The ongoing investigation into Russian influence in the US election is looking more and more like an existential threat to big tech. A couple of weeks back, Facebook, hauled up in front of the Senate Judiciary Committee, revealed that up to 126 million people saw political adverts that had been purchased by the Kremlin backed ‘Internet Research Agency’, between 2015-2017. It turned over 3,000 ads to investigators, which had been placed through almost 500 accounts and 120 pages.
It's not just Facebook, of course. Twitter also provided Congress with the handles of around 36,000 Russian linked bots who tweeted a total of 1.4 million times in the two months before the election. The company estimates that their tweets were viewed nearly 300 million times. Google found 1,108 videos uploaded by Russian-linked accounts, netting 309,000 YouTube views altogether. The intention, it seems, was to both help Trump and generally gaslight Americans by sowing disunity and confusion. No doubt there is more to come – because of the nature of internet communications and how hard it is to verify who's who – no-one really know how deep the rabbit hole goes.
It seems to have only just dawned on law-makers that these open, ad-driven, hyper-connected platforms are open to everyone, not just people trying to sell you holidays, health food and waterproof jackets. This puts these tech firms in a very tight bind indeed. If they acknowledge that all this stuff influenced people, they are admitting to having potentially changed the course of the election by being paid to allow Russian disinformation to sit on their sites. If they minimise the impact of this content, they risk undermining their entire business model. After all, their core offer is that they can reach and influence people. Last year, $10.1bn of Facebook’s $10.3bn revenue was through advertising.
It opens a much larger issue of social media’s influence on democracy. Back in the 2012 election, millions of voters told the world about their little civic act by posting 'I voted' on Facebook. The company estimated that friends who saw that these posts were themselves slightly more likely to vote as a result: so much so that Facebook may have increased turnout by 340,000 people. This is great news, but also cause for concern since it means tweaking the algorithm could subtly influence entire elections. The 2000 presidential race was won by just 537 votes. There is no evidence Facebook have or would do such a thing of course, but simply having that sort of power makes people nervous.
Trump’s team understood the power of the platform. A few months after his victory, I travelled with the BBC to San Antonio, Texas, to interview a woman called Theresa Hong, who was Trump’s digital content director during the campaign. According to Hong, the digital team – around 100 people based in a non-descript and now mostly empty office off a busy freeway – used data sets on around 220 million Americans created by the analytics firm Cambridge Analytica. From that they built sophisticated ‘universes’ of users, broken down into key target groups, such as ‘American mums worried about childcare who hadn’t voted before’ or ‘pro-gun men in the mid-West.’ Hong’s team would then craft adverts designed to appeal to these groups.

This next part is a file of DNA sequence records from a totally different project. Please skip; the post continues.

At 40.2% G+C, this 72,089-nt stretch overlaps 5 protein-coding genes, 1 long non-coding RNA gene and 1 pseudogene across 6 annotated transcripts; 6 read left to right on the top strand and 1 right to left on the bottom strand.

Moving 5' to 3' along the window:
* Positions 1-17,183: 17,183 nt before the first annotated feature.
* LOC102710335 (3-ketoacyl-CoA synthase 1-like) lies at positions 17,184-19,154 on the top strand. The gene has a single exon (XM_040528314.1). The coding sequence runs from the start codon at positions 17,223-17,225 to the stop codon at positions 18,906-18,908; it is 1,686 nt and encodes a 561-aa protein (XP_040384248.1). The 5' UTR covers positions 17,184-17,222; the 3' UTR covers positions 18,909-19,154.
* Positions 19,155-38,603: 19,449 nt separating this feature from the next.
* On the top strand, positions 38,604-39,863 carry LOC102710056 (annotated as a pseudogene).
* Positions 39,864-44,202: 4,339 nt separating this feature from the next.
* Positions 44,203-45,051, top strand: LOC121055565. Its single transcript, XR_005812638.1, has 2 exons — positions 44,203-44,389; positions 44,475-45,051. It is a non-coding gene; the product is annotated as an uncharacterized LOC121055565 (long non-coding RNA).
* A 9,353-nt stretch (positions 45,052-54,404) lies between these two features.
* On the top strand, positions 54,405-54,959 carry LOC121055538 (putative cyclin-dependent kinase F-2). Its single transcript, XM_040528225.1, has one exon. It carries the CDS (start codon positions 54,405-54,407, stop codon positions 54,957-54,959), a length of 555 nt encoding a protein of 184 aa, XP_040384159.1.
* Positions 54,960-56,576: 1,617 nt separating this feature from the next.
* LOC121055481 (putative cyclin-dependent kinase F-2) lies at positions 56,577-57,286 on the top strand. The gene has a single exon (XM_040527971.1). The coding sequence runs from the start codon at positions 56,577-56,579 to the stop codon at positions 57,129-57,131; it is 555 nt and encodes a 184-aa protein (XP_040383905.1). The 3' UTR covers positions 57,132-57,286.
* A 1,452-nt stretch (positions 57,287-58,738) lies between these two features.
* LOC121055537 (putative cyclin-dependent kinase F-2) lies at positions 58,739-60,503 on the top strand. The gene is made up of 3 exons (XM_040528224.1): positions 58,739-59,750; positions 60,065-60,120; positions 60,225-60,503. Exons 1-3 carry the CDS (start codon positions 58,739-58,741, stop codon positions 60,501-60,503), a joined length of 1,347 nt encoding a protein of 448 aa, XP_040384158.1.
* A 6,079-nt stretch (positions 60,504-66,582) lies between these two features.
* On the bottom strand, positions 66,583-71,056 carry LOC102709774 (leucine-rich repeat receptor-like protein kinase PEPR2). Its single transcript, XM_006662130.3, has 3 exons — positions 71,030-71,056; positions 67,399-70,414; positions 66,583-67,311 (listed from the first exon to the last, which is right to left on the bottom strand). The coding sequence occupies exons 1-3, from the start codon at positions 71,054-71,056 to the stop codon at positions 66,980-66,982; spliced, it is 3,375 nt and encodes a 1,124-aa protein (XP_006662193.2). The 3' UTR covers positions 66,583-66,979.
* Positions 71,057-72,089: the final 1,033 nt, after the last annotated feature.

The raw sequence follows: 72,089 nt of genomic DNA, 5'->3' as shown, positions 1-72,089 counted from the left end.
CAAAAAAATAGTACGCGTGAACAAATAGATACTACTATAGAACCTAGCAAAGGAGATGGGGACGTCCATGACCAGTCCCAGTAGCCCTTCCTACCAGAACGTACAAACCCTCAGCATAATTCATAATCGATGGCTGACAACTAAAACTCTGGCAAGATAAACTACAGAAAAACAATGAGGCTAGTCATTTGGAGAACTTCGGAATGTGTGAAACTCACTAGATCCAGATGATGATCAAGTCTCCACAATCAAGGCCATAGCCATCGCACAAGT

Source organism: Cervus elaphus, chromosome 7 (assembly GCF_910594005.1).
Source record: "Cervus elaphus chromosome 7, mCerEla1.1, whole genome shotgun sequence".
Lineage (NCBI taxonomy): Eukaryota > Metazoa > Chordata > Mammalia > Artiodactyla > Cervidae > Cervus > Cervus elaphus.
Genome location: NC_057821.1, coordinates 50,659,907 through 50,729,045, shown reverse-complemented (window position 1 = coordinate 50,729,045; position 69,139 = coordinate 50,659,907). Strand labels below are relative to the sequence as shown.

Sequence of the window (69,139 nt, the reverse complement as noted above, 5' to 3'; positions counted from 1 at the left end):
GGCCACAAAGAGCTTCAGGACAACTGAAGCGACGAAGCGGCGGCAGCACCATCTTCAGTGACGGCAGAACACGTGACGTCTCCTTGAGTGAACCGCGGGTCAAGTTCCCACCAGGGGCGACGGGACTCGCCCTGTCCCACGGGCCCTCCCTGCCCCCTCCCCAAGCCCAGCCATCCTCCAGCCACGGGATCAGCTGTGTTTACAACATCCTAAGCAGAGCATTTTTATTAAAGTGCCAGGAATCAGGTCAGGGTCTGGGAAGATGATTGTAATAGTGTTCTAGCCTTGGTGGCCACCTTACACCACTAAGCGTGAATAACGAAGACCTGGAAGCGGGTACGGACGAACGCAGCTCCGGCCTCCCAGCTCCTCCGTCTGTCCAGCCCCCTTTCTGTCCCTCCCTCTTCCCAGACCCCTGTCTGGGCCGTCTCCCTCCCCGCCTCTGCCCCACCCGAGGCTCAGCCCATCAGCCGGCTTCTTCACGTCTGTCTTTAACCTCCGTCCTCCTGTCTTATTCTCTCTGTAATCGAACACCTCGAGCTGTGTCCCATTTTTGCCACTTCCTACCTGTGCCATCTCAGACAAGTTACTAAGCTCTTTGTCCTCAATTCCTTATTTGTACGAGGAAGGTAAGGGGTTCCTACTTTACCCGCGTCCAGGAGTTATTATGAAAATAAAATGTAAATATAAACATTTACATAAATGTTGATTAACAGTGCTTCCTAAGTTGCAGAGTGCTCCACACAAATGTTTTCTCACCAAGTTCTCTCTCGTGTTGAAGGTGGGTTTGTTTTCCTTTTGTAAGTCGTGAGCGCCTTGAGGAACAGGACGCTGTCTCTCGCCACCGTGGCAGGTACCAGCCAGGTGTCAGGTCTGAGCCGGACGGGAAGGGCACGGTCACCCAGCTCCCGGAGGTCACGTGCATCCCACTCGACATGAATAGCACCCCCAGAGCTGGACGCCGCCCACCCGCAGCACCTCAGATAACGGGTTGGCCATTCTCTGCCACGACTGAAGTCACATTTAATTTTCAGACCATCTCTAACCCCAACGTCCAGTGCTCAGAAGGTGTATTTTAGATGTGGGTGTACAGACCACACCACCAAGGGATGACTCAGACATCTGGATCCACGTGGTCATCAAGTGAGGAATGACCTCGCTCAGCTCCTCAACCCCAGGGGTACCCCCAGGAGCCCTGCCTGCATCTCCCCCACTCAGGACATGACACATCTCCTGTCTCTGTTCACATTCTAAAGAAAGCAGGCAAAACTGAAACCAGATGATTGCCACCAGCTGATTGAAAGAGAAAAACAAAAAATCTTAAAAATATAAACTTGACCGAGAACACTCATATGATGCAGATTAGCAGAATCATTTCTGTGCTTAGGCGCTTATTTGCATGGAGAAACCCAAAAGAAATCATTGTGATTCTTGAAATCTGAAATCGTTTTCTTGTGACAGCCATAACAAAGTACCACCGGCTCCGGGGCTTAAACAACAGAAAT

There was really only one platform that could serve these messages up to such finely tuned target groups. Hong’s team spent tens of millions of dollars on Facebook advertising to reach her universes, running up to one hundred adverts a day, and often thousands of versions of each, constantly tweaking to see what version performed best. This isn’t a simple task, and so big clients sometimes get help from Facebook directly. Sitting right across the room from Theresa Hong was a Facebook employee, who had been seconded into the team, and whose job it was to help Trump’s team get the most for their money. ‘[Facebook] gave us the white glove treatment’, Hong told me. She couldn’t sing their praises highly enough. ‘They were our hands-on partners as far as being able to utilise the platform effectively’.
It is of course impossible to be sure how far these techniques were decisive in swinging the election. But Hong thinks it was. ‘Without Facebook, we wouldn’t have won,’ she told me. ‘Facebook really and truly put us over the edge’. Trump agrees. He told Fox News last month that he wouldn't have won without social media. Mark Zuckerberg inadvertently helped Donald Trump get elected. And he even got paid for it too. (Clinton did it too of course - Trump was just better at it.)
Following the Senate hearing, Facebook pledged more transparency about political advertising. A welcome move, but it's hard to see exactly how. Perhaps direct advertising could be more tightly regulated. But what of all the soft and subtle propaganda pumped out, all day every day, from all over the world? A recent report found that Russia is still pushing divisive messages across social media platforms through complex networks of spoof accounts, bots, and paid humans in click farms. So what’s it to be? Do these ads and content work – and therefore potentially swing elections, even if it involves nefarious groups outside the US? Or does online content not really make much of a difference after all? Either way, it’s bad news.